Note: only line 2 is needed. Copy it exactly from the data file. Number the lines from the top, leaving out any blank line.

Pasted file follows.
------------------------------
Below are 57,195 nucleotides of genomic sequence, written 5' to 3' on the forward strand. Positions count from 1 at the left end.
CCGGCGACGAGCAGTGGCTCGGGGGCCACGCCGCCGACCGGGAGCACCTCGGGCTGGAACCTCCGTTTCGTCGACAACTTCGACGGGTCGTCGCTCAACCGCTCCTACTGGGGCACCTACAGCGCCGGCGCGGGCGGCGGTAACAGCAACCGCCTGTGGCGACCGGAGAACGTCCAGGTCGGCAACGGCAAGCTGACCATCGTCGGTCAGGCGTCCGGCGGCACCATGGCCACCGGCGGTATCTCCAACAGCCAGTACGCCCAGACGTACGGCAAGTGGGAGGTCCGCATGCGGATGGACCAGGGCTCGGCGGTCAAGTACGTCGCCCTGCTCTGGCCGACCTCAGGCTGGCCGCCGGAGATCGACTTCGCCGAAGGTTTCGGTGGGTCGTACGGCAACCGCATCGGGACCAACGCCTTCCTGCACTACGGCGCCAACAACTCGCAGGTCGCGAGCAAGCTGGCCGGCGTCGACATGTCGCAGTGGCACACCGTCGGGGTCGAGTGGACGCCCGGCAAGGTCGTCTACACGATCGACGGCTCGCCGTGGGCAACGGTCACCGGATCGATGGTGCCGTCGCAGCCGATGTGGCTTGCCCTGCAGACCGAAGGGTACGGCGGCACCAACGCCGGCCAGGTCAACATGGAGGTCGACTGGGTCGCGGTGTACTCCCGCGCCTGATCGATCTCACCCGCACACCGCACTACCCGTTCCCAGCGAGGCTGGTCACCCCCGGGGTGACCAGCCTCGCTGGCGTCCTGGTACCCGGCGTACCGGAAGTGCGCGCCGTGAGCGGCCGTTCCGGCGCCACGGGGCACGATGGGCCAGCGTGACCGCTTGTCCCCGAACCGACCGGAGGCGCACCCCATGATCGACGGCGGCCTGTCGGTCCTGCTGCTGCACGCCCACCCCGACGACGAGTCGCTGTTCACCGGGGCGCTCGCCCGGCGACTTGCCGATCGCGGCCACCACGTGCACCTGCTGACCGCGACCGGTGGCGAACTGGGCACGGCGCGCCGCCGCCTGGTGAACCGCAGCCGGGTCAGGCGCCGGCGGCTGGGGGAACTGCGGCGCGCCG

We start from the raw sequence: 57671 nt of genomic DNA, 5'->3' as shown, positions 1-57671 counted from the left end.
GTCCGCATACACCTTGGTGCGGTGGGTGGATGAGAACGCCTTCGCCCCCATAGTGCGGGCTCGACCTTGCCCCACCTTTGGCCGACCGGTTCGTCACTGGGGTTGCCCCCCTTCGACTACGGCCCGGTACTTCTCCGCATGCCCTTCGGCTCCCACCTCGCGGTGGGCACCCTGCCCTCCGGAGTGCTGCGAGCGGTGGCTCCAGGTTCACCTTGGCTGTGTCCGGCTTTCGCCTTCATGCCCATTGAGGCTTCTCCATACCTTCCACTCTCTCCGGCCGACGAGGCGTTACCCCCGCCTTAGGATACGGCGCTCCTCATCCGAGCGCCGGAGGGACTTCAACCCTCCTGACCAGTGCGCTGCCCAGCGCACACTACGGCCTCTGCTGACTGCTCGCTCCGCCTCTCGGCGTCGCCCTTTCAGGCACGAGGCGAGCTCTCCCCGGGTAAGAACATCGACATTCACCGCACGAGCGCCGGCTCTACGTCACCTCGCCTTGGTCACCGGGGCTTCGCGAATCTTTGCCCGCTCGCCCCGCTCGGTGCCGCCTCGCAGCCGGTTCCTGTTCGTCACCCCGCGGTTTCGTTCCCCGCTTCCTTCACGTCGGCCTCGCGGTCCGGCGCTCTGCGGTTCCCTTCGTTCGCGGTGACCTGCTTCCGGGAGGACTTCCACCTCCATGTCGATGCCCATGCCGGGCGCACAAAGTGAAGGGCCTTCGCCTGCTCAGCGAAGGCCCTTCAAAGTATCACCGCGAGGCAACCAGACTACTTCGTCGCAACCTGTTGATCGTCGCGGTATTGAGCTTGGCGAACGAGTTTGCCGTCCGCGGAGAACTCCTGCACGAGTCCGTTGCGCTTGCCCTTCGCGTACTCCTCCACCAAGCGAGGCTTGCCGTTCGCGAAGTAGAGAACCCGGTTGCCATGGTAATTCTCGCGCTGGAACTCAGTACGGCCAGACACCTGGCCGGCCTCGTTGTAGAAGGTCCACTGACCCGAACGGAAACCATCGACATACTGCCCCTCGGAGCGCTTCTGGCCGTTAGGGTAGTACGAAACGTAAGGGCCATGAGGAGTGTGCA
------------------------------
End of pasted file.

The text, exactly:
CCGGCGACGAGCAGTGGCTCGGGGGCCACGCCGCCGACCGGGAGCACCTCGGGCTGGAACCTCCGTTTCGTCGACAACTTCGACGGGTCGTCGCTCAACCGCTCCTACTGGGGCACCTACAGCGCCGGCGCGGGCGGCGGTAACAGCAACCGCCTGTGGCGACCGGAGAACGTCCAGGTCGGCAACGGCAAGCTGACCATCGTCGGTCAGGCGTCCGGCGGCACCATGGCCACCGGCGGTATCTCCAACAGCCAGTACGCCCAGACGTACGGCAAGTGGGAGGTCCGCATGCGGATGGACCAGGGCTCGGCGGTCAAGTACGTCGCCCTGCTCTGGCCGACCTCAGGCTGGCCGCCGGAGATCGACTTCGCCGAAGGTTTCGGTGGGTCGTACGGCAACCGCATCGGGACCAACGCCTTCCTGCACTACGGCGCCAACAACTCGCAGGTCGCGAGCAAGCTGGCCGGCGTCGACATGTCGCAGTGGCACACCGTCGGGGTCGAGTGGACGCCCGGCAAGGTCGTCTACACGATCGACGGCTCGCCGTGGGCAACGGTCACCGGATCGATGGTGCCGTCGCAGCCGATGTGGCTTGCCCTGCAGACCGAAGGGTACGGCGGCACCAACGCCGGCCAGGTCAACATGGAGGTCGACTGGGTCGCGGTGTACTCCCGCGCCTGATCGATCTCACCCGCACACCGCACTACCCGTTCCCAGCGAGGCTGGTCACCCCCGGGGTGACCAGCCTCGCTGGCGTCCTGGTACCCGGCGTACCGGAAGTGCGCGCCGTGAGCGGCCGTTCCGGCGCCACGGGGCACGATGGGCCAGCGTGACCGCTTGTCCCCGAACCGACCGGAGGCGCACCCCATGATCGACGGCGGCCTGTCGGTCCTGCTGCTGCACGCCCACCCCGACGACGAGTCGCTGTTCACCGGGGCGCTCGCCCGGCGACTTGCCGATCGCGGCCACCACGTGCACCTGCTGACCGCGACCGGTGGCGAACTGGGCACGGCGCGCCGCCGCCTGGTGAACCGCAGCCGGGTCAGGCGCCGGCGGCTGGGGGAACTGCGGCGCGCCG